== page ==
I felt that Friends were trying to hear and understand, not to judge or dismiss others. We did not always agree, but there was a genuine lovingness and openness to hearing truth from one another that pleased me very much. I, of course, was not the only one who caught on to this. There were Friends who expressed during our conversations, “there is a really wonderful spirit here,” and remarked at the way Friends were really listening to each other, having the courage to be non-defensive and stand together in the Truth.
This courageous openness towards each other and groundedness in who we are in Christ despite our differences extended beyond our discussion times; this same spirit of trust in each other, in ourselves and in Christ’s present guidance carried over into our meetings for business. There were some fairly tense moments, especially around the notorious personnel policy, but also around some other things that hadn’t occurred to me beforehand. Nevertheless, in that tension it was clear that we were all seeking way forward. As far as I could tell, no one was trying to make things difficult for the sake of making them difficult. The questions that we as a board are faced with are simply difficult and we are walking together in God’s Light as best we can, praying that we will be shown way forward as we wait on the Holy Spirit. It was clear to me that we were family, brothers and sisters in Christ, and that we were diligent to keep the unity of the Spirit in the bond of peace.
Far from being the tension-laced snipe-fest that I thought it might be, I am very impressed with the caliber of those who have been selected by Friends to serve in the governance of Friends United Meeting. This has been my first experience of being able to sit down with Friends from across the Orthodox spectrum, breaking bread and sharing spiritual communion together with Friends from Baltimore, Indiana, New York, North Carolina, Canada, California, Iowa, and everywhere in between. What a blessing it has been to share fellowship with these Friends from such disparate geographical, cultural and theological backgrounds and to know that we are one body in Christ! At these meetings I have known it experientially and not just as a concept. We have felt it together. Some of us may not even like it, but we know that we are knitted together in the Spirit of Christ and that we are called to work for God’s Kingdom together.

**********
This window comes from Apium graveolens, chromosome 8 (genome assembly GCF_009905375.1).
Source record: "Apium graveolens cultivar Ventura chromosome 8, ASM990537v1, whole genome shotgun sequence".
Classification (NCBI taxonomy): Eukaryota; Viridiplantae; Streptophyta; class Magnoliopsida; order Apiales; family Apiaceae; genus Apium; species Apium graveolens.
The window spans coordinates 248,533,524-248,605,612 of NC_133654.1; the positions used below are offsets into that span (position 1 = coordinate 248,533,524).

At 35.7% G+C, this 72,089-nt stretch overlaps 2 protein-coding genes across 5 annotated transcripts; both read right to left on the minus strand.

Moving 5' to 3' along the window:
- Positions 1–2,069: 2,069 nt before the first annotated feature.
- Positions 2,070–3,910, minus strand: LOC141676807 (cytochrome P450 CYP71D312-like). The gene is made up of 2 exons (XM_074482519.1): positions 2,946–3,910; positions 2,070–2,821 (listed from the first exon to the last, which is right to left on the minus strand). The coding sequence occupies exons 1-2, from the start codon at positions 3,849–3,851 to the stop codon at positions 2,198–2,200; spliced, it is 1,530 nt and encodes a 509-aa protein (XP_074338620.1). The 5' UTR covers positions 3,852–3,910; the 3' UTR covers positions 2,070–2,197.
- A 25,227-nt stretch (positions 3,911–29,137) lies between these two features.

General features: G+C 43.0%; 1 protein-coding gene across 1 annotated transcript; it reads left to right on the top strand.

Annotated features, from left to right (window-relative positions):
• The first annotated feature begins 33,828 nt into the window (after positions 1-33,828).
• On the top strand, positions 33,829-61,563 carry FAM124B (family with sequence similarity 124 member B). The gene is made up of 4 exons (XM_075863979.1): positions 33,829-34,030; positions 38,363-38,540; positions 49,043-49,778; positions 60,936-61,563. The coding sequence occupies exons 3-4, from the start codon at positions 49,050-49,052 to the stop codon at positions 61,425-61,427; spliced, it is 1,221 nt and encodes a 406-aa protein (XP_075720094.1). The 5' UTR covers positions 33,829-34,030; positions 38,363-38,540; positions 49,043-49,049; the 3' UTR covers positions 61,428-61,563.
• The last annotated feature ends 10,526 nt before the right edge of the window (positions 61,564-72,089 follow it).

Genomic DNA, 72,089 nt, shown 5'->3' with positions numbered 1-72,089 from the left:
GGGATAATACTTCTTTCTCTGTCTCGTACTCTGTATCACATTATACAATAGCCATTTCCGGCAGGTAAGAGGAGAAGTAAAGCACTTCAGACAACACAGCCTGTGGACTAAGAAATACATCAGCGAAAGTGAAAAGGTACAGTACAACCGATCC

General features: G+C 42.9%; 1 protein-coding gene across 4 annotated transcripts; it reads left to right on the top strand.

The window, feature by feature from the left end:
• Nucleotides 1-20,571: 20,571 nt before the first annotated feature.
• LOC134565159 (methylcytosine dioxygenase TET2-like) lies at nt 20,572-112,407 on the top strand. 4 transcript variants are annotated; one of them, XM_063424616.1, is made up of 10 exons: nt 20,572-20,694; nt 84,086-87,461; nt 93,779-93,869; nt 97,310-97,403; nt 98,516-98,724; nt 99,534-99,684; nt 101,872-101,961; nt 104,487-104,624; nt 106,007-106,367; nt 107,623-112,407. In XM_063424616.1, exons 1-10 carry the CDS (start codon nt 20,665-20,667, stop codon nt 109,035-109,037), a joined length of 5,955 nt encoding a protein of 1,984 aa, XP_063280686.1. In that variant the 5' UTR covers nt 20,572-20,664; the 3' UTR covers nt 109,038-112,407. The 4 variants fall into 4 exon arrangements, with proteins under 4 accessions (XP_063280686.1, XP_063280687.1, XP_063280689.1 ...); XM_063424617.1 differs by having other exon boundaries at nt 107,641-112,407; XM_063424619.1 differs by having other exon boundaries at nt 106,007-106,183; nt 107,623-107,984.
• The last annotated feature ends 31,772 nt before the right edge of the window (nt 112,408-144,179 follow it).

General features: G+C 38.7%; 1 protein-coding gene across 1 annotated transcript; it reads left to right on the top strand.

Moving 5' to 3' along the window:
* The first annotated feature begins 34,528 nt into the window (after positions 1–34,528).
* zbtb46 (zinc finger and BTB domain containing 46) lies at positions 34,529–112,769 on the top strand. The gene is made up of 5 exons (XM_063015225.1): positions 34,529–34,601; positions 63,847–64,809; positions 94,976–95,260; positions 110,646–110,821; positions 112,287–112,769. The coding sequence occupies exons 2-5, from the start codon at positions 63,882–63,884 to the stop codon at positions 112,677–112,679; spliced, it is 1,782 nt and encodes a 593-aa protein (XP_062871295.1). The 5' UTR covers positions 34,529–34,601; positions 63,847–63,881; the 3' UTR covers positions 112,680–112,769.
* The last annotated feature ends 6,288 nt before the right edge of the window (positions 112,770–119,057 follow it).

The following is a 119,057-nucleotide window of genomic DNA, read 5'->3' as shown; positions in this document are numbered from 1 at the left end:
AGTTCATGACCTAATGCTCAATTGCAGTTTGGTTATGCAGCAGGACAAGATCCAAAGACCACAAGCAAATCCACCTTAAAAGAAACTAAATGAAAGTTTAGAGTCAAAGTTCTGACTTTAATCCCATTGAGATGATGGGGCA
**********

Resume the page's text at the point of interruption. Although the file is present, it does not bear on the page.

**A note on language: I use the word “Orthodox” to refer to Friends bodies that are part of Friends United Meeting – for example, Indiana and Baltimore yearly meetings. I understand that some yearly meetings that have chosen not to be part of Friends United Meeting are characterized by highly Orthodox Friends; on the other hand, some yearly meetings that are part of Friends United Meeting contain a large number of individual Friends who would probably not think of themselves as Orthodox. Nevertheless, despite our sometimes vast differences, I consider all yearly meetings that form part of FUM to be a part of the venerable “middle way” of Quaker Orthodoxy. We have been brought together as a body, committing ourselves to energize and equip Friends through the power of the Holy Spirit to gather people into fellowships where Jesus Christ is known, loved and obeyed as Teacher and Lord.